July 4th Photography Tips for Parades and Fireworks

June 29, 2018 3 min read

July 4th Photography Hacks - Movo

The summer season makes for some fantastic photo opportunities. With July 4th just around the corner, many of us will be carrying our cameras to parties, family gathering, and summer trips to preserve all the wonderful memories. This year, we want to help you come away from Independence Day with the most amazing photos that you ever created, no matter if you’re using that smartphone straight out of your pocket, or are breaking out the DSLR camera.

Capturing Moments

It’s not something you usually think about, but most of our photos are posed, lining up the family with a quick “1, 2, 3”, “Smile” or “Say ‘Cheese’!” Often, the more interesting pictures we like to look back on are the spontaneous shots taken in the moment. A few of the special moments that are unique to Independence Day include the annual July 4th Parade and, of course, Fireworks.

With powerful smartphones and digital cameras, it is easy to take good shots. But if you want to take that “money shot” that everyone on Facebook (or Instagram) “wows” about, read on for some helpful tips!

How to Photograph Parades

Night photography alone is a challenging topic, not to speak of the added difficulty from short-lived and fast bursting fireworks. To get you started, we prepared a list of tools to ensure success:

1. Tripod: A sturdy tripod is a must-have for great firework photos. The instinct may be using a fast shutter speed for the crisp look. However, our pro tip is to use a slower shutter speed to capture the spread of the fireworks. Try starting with 1/30th of a second shutter speed.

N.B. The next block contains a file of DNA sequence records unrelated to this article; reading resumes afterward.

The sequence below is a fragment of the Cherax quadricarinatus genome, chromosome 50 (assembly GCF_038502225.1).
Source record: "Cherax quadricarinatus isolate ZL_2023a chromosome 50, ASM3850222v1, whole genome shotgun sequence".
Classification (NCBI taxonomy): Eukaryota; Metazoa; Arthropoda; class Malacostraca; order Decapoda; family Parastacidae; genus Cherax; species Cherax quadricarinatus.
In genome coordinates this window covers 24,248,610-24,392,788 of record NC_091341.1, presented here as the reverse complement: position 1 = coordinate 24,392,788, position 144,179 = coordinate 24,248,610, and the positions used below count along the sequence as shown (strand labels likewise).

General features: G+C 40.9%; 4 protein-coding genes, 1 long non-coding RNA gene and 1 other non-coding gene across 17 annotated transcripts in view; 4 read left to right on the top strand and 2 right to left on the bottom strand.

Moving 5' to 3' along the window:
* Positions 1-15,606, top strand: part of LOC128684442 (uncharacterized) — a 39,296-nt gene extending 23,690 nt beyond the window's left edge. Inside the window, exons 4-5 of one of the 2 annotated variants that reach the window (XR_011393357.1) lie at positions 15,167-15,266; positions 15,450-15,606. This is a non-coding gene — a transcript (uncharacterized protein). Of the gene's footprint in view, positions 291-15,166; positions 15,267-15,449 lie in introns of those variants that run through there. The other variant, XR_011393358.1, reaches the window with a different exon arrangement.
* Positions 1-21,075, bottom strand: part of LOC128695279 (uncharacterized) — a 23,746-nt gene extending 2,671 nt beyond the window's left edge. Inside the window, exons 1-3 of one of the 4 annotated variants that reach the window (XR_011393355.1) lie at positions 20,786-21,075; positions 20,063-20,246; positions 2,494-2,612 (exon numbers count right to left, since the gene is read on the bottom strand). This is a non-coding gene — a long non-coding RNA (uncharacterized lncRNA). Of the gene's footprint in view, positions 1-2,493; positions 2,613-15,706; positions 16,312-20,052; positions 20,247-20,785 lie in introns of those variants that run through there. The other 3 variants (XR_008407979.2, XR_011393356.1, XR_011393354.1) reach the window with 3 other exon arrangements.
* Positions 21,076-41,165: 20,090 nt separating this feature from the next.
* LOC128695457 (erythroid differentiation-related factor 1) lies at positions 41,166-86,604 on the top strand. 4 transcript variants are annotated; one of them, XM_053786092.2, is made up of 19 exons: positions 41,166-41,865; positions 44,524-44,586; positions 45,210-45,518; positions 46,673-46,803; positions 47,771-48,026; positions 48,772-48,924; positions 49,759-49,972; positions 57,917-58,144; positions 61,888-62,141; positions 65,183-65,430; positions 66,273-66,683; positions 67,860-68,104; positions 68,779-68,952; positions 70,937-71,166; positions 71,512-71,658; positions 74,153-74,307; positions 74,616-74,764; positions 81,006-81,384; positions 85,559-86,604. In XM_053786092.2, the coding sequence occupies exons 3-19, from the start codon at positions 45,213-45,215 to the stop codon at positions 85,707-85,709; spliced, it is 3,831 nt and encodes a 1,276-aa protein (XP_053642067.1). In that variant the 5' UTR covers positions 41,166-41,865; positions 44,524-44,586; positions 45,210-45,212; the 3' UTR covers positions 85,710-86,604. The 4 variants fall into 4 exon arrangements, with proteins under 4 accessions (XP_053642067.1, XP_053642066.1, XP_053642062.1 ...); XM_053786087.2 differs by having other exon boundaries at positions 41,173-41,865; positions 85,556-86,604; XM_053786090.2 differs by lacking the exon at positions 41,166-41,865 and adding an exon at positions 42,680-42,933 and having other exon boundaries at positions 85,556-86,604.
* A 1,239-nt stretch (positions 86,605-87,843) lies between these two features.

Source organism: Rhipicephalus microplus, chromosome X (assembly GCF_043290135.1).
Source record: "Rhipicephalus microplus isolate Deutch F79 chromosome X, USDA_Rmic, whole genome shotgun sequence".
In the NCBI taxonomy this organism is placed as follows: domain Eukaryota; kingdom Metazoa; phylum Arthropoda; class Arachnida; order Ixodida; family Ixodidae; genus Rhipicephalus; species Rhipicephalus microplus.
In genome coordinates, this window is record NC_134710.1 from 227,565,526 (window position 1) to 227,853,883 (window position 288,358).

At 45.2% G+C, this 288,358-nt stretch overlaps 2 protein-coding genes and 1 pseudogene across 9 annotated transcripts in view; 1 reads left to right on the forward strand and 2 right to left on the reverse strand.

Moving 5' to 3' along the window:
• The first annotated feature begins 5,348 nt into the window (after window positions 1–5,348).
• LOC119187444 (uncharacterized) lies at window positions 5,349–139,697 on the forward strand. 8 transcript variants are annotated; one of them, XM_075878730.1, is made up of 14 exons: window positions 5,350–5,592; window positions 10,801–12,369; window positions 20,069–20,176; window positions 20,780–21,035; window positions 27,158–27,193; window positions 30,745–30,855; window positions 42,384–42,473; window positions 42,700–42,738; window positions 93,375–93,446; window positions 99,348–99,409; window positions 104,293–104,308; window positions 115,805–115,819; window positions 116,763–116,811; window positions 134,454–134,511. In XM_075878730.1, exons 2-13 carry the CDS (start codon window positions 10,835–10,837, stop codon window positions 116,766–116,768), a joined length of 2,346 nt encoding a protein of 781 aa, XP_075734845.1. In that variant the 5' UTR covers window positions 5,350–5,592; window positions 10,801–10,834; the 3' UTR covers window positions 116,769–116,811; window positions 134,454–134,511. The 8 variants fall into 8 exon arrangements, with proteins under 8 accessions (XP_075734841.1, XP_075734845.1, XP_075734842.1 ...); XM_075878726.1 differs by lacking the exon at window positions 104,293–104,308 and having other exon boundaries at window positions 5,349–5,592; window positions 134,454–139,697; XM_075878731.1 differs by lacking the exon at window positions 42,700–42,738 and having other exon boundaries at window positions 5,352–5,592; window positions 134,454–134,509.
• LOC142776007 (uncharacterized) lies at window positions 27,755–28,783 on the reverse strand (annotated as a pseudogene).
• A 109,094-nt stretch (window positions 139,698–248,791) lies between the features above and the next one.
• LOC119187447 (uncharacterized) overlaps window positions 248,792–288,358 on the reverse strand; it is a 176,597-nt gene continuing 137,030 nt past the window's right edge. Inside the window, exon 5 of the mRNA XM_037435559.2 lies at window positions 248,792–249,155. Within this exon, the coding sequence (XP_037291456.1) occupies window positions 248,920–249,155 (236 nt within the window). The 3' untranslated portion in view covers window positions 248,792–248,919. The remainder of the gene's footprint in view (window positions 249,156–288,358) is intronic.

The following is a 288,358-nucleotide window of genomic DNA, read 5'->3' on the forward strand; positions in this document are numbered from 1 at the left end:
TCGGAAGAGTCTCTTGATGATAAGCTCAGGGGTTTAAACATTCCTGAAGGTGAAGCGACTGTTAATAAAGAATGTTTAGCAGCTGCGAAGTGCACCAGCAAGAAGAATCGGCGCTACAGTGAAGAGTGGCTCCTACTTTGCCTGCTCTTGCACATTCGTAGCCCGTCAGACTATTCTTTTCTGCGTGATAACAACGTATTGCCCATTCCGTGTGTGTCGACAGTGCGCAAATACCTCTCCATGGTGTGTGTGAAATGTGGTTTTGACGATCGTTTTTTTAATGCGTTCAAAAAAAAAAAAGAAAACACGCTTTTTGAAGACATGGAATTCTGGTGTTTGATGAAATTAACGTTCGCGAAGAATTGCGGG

2. Shutter Trigger (or at least remote release): Shutter trigger is invented for fireworks (or lightning photography). As the name suggested, it activates the shutter when the lighting trigger detects a burst of light. Not only does it help capture the perfect moment, it ensures your camera is completely still.

3. Spare Batteries: Just in case your camera is drained before the finale.

4. Flash: You don’t necessarily need this for the fireworks, but it will be handy in case you want to take some shots of the audience or the surroundings

The most difficult part of firework photography is to know how to frame your shots. You will need to make some decisions first about the location: what’s in the background? Will this be vertical or horizontal? Do you want any people in the frame? Keep in mind that you will want to go early because the perfect spots always fill up quickly.

How To Plan The Frame Of Your Shots?

1. Position yourself to the west. Depending on the firework schedule and the city you are in, the sky may not be completely dark when the show starts. If you know the sky is not going to be dark enough to get the dramatic firework shot, go to the west side of the firework spot, and aim your camera at the east.

2. The finale is always astonishing, but early shots are cleaner. As the show goes on, smoke will appear and fill up the sky. So even though the final minute is often the most spectacular, the early show is better for close-up shots.

3. Use a vertical frame for the full burst. To capture the movement of fireworks, vertical frames are generally better than horizontal ones. You may need some practice shots to know where the highest fireworks will end up in the sky.


The biggest tip we can give you for July 4th is to ENJOY it! We hope you have a great time this summer when trying out these tips. Don’t be shy to share your images with us. We always welcome your comments and any additional tips that you want to add.

July 4th Photography: Tips for Parades and Fireworks